A large part of planning for your child’s future is ensuring they’re able to access the resources they need to thrive. Starting a special or supplemental needs trust is one way you can proactively plan for the years ahead.
We take a look at the benefits and potential drawbacks of this popular savings option for children who have special needs.
What is a special-needs trust?
A special-needs trust is a form of a financial trust. It’s a fiduciary relationship where one party manages the finances or property of another party for the benefit of a third — in this case, for the benefit of a person with special needs. Generally, a trustor or guarantor sets up the trust, while a trustee manages the trust’s assets for the beneficiary.
This specific trust helps a person with special needs access the financial resources to pay for care or services and maintain quality of life. Specifically, this kind of trust can ensure that its beneficiary remains eligible for government programs like Supplemental Security Income (SSI) and Medicaid, regardless of the assets in that trust.
How to establish a special-needs trust
Choose a trustee. Your trustee should be a person you’re sure you can rely on to manage the future assets of the trust.
Draft your trust. The trust document sets out the terms of the trust, establishing the grantor, the trustee, the beneficiary and the assets of the trust. You can draw up this document yourself or go through specialized lawyers with expertise in the field.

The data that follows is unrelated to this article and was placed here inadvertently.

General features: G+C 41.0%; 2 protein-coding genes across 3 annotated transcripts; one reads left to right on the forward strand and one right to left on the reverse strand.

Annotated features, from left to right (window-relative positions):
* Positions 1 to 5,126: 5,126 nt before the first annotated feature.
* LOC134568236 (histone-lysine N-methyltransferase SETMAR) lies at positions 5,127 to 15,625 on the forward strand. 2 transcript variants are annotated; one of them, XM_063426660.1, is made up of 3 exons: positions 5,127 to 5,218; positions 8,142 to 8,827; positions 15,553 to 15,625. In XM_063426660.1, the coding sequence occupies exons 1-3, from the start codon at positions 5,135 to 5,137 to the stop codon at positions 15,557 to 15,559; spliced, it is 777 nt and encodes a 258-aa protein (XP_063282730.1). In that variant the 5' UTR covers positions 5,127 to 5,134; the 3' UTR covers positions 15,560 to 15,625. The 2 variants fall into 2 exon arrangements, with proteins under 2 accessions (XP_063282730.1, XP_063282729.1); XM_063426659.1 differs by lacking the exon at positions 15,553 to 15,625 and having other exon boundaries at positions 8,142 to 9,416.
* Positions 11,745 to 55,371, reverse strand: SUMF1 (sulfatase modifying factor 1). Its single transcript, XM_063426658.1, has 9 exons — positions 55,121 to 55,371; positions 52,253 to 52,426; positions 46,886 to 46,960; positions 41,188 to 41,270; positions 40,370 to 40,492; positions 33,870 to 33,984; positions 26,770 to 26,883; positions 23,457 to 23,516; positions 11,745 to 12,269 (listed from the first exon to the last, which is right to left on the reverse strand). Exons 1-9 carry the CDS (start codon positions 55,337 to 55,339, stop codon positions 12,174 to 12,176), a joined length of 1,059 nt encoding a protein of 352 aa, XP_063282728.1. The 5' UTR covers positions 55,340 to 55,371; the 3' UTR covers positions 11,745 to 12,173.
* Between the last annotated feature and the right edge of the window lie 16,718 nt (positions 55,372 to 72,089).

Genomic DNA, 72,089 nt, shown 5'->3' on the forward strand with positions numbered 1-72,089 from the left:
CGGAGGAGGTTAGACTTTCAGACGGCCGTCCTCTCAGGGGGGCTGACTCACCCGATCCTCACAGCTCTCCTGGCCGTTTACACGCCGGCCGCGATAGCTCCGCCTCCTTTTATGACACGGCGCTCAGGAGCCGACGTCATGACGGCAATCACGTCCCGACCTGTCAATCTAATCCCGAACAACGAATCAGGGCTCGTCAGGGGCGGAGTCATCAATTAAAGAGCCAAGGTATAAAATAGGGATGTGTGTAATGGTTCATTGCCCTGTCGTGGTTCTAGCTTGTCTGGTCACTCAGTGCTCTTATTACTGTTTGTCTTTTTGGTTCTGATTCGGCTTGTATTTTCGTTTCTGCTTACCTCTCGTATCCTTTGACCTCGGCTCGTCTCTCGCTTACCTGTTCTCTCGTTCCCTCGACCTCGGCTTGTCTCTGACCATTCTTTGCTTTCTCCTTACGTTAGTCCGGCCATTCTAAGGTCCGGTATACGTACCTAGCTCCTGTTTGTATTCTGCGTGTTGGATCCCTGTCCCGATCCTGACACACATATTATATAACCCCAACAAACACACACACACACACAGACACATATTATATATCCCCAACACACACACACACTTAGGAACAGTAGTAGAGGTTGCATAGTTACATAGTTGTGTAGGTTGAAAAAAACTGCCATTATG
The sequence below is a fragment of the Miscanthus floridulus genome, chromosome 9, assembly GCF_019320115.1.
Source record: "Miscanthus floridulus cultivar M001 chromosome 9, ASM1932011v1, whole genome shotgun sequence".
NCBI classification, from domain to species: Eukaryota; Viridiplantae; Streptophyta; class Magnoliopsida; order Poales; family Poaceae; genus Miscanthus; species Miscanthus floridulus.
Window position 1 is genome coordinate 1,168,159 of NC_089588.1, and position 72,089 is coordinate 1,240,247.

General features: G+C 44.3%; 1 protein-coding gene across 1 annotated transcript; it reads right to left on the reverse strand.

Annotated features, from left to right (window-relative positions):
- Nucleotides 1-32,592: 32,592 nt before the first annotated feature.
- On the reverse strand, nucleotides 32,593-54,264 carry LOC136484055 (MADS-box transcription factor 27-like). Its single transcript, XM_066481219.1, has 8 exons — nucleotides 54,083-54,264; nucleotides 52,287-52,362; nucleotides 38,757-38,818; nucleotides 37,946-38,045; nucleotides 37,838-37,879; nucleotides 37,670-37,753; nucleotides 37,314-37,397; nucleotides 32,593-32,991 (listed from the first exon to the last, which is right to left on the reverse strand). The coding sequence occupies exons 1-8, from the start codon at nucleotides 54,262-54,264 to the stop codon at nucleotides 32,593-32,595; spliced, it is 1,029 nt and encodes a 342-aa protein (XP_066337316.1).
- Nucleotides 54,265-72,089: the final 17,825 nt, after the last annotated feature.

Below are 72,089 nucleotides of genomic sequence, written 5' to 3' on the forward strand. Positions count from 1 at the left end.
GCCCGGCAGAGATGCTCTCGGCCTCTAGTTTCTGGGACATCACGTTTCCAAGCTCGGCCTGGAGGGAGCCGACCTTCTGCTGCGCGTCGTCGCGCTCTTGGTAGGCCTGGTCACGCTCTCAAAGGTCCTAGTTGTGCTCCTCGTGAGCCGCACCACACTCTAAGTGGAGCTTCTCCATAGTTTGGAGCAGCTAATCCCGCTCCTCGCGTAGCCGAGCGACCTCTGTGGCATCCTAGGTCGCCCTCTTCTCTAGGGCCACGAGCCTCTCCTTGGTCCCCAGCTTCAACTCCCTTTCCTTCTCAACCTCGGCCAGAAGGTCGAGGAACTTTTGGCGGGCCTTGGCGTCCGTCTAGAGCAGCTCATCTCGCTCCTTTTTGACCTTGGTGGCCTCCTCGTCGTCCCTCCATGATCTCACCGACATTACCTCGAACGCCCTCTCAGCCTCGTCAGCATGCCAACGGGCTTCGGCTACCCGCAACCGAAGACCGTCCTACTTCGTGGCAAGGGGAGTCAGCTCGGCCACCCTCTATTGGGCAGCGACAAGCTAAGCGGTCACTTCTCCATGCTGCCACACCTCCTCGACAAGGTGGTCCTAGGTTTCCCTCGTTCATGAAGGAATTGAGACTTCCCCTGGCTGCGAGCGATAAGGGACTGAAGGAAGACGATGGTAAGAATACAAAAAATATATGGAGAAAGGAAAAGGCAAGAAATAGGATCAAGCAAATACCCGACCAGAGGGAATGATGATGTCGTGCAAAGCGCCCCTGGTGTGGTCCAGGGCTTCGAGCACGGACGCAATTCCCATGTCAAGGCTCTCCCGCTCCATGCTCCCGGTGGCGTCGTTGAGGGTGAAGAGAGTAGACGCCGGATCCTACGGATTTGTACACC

Sign and notarize your trust document. Your trust is not effective until after it’s signed by all parties and notarized.
Open a trust account.Before you can fund your trust, you must establish a bank account in the trust’s name. Open an account at a bank or brokerage using the name and tax ID number for your trust received from the IRS.
Fund the trust account. Anyone other than the beneficiary themselves can deposit funds or financial assets into the trust account. Assets can include property, stocks, patents, jewelry and money.
What should I watch out for?
As with all financial products, a special-needs trust comes with potential drawbacks.
While you can draft your trust document yourself, the process is complicated and takes time. Many people rely on the advice and expertise of a lawyer for peace of mind, but it can add to an already costly process.
Also, when considering trustees for your trust, make sure they fully understand the responsibilities involved. A trustee manages the assets of the trust, maintaining accurate records and filing any necessary tax documents on behalf of the trust while also responding to the beneficiary’s needs. Your trustee should be reliable, responsible and up to the task.
Ask an expert: Can my child qualify for government assistance with a special-needs trust?
Special trusts are in place to protect people, as are life insurance policies. And while they can work together, factors could affect your existing financial support if you’re not careful.